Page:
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The question whether tumorigenic cancer stem cells exist in human melanomas has arisen recently1. Here we show that in melanomas, tumor stem cells (MTSC) can be isolated prospectively as a highly enriched CD271+ MTSC population using a process that maximizes viable cell transplantation1,6. In this study the tumors sampled were taken from a broad spectrum of sites and stages. High viability FACS isolated cells resuspended in a matrigel vehicle were implanted into T, B, and NK deficient Rag2−/− γc−/− mice (RG) mice. The CD271+ subset of cells was the tumor initiating population in 9/10 melanomas tested. Transplantation of isolated melanoma cells into engrafted human skin or bone in RG mice resulted in melanoma from CD271+ but not CD271− cells. We also showed that tumors transplanted by CD271+ patient cells were capable of metastasis in-vivo. Importantly, CD271+ melanoma cells lacked expression of TYR, MART and MAGE in 86%, 69% and 68% of melanoma patients respectively suggesting why T cell therapies directed at these antigens usually result in only temporary tumor shrinkage.
Cancers derive by clonal progression to appear as abnormal growths. At diagnosis, they can be at a stage ranging from low risk of metastasis and likely cure, to highly aggressive with a marked tendency for metastasis. We proposed that at early stages, the self-renewing, minority tumorigenic population can differentiate nonmalignant progeny, and at later stages the self-renewing cancer cell population may become the dominant population in a tumor2-4. Identifications of cancer stem cells (CSCs) in solid tumors3, 5-9 provided evidence that CSC appear to recapitulate the developmental program of corresponding normal tissue stem or progenitor cells, although in an incomplete and disorganized manner10. Malignant melanomas, like normal melanocytes, derive from the neural crest lineage11. The prospective isolation of mammalian neural crest stem cells was achieved by sorting for the CD271 cell subset12. Expression of CD271 has been found on a number of human neural crest derived tissues and in some human cancers including melanomas13, 14. Therefore, we searched for melanoma tumor initiating cells by testing surgical patient samples with monoclonal antibody (Mab) to CD271 as well as with Mabs to other cell surface antigens involved in maturation of melanocytes and/or melanoma development (Supplementary Table 1).
Melanomas can quickly progress from localized cutaneous disease to regional lymph node and more advanced visceral metastasis. A broad spectrum of freshly resected melanomas that included primary cutaneous lesions as well as nodal, in-transit, and cutaneous metastasis (Supplementary Table 2) were used to profile expression of CD271 and other candidate MTSC markers by FACS. After analyzing multiple samples, we found that CD271 was the most reliable cell surface molecule in distinguishing heterogeneous populations within melanomas (Supplementary Table 1). CD271 was found to be heterogeneously expressed in 9 out of 10 melanomas analyzed comprising from ~2.5% to ~41% (mean=16.7%) of the total cell population (Supplementary Fig. 1).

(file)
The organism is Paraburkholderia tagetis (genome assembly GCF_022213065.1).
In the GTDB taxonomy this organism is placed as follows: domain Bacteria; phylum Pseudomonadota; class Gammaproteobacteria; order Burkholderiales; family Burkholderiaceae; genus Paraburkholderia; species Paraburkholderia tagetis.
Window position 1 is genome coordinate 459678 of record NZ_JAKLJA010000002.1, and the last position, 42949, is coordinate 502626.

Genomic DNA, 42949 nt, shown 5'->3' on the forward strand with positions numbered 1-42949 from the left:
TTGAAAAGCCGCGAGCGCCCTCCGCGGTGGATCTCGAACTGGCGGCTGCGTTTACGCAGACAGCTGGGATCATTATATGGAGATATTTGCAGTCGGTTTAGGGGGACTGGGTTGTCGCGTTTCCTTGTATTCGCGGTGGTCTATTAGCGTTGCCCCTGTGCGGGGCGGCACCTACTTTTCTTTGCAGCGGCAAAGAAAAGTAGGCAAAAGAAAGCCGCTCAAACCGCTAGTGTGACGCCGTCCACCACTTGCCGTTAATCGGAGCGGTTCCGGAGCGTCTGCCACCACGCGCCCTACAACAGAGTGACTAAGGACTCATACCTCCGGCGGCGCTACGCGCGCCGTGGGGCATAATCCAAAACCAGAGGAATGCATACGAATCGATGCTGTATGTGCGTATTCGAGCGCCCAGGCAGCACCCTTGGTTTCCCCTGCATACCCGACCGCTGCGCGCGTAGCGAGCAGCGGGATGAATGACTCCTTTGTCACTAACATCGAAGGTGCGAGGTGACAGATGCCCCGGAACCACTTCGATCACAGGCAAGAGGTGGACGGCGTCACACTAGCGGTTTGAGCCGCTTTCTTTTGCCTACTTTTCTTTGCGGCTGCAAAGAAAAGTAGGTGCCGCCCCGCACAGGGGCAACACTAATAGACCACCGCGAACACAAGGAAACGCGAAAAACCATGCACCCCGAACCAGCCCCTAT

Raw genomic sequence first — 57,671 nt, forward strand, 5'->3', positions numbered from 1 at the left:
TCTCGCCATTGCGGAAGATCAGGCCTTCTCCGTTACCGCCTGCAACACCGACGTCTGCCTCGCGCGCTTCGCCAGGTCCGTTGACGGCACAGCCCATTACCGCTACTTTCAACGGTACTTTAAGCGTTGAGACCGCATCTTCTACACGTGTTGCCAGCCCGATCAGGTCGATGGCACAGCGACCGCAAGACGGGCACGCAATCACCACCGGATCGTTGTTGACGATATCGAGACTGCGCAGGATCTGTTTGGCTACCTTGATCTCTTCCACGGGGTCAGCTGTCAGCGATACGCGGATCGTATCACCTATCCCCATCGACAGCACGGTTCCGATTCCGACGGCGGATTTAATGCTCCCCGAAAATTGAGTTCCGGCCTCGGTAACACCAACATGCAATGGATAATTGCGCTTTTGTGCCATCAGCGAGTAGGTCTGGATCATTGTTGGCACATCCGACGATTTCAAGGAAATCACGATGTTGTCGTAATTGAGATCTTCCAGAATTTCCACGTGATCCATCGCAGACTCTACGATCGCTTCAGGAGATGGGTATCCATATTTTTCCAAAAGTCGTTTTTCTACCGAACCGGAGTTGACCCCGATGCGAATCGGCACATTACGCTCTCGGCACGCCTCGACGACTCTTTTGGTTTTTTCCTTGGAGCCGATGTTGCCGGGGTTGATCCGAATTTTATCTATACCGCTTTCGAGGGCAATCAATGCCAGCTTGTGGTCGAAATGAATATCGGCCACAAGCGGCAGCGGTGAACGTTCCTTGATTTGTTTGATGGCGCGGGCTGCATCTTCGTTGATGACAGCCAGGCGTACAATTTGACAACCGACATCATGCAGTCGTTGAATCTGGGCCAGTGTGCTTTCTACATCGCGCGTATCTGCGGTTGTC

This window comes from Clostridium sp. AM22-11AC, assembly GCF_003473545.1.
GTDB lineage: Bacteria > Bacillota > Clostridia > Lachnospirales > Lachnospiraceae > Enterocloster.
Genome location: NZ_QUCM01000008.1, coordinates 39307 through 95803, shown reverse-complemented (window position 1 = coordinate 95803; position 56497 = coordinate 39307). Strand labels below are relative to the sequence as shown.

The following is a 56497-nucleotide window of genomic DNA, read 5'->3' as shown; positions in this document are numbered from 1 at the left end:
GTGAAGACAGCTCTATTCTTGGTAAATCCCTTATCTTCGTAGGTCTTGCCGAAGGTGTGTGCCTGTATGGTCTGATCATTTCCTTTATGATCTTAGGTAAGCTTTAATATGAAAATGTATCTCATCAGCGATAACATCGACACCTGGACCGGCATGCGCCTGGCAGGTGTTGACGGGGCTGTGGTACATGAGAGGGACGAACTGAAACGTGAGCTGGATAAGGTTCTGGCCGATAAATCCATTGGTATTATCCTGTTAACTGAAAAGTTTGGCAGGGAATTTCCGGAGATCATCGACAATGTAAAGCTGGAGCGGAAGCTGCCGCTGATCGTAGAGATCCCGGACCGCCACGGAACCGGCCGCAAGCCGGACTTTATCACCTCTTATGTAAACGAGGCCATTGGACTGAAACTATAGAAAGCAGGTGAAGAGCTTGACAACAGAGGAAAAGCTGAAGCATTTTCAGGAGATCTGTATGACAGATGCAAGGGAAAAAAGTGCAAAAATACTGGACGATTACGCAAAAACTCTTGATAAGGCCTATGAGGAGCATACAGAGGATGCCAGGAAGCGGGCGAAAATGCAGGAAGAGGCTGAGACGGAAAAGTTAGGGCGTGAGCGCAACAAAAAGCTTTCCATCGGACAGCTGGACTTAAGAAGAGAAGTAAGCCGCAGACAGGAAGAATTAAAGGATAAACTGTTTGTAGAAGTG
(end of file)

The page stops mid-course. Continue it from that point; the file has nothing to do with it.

In order to assess the presence of MTSC and to avoid factors which could allow selection of the most aggressive tumor subsets during passaging, our cells were isolated directly from surgical patient samples and transplanted using the recently reported melanoma in-vivo transplantation assay1 (see Methods and Supplemental Section). Strikingly, we found that the CD271+ cell population isolated directly from six different patients transplanted melanomas in RG mice at a dramatically higher rate as compared to CD271− or Lin- (bulk population) cells obtained from the same tumor (Fig. 1), (Supplementary Fig. 2-4; Supplementary Table 3). In doses ranging from 10 to 105 cells, CD271+ cells engrafted in 70% (26/37) of the transplants compared to 7% (3/41) of CD271− (p < 0.0001) and 16% (5/30) of Lin- cells (p < 0.0001). Some melanomas were too small for direct analysis, and in these cases pieces of freshly resected tumors were transplanted subcutaneously onto the back of RG mice (Xeno P0, n=3). Alternatively, xenografts were established from cells amplified in-vitro for 1-2 passages (Xeno Pi, n=2) after being isolated from patient tumors. CD271+ expression in xenografted tumors varied from 6.4% to 75.3% (mean=26.3%) of the total cell population (Supplementary Fig. 5). The CD271+ population isolated from xenografted tumors engrafted growing melanomas in 72% of CD271+ cell injections (26/36) compared to 20% tumor engraftment from CD271− cells (5/25) (p=0.0001) (Table 1; Supplementary Fig. 6a, 7-9).
Further, we wished to determine whether newly identified MTSCs were capable of self-renewal and differentiation in-vivo. First, we analyzed engrafted melanomas derived from purified CD271+ cells. All but one tumor redeveloped both CD271+ and CD271− cell populations with very similar proportions of positive and negative cells as compared to the cancer samples from which they were initially purified (Supplementary Fig. 10). We tested whether the CD271+ and/or the CD271− cells from xenografts representing two different patients were able to secondarily transplant melanoma in-vivo; 72.2% (13/18) of the samples of CD271+ cells engrafted growing melanomas, compared to 27.7% (5/18) for CD271− cells (p=0.009), in cell doses ranging from 10 to 5×103 injected cells (Supplementary Fig. 6b). Altogether CD271+ melanoma cells isolated from xenografted samples engrafted at 72% (39/54) compared to 23% (10/43) for CD271− cells (p<0.0001) (Table 3) that required higher cell doses and longer latency.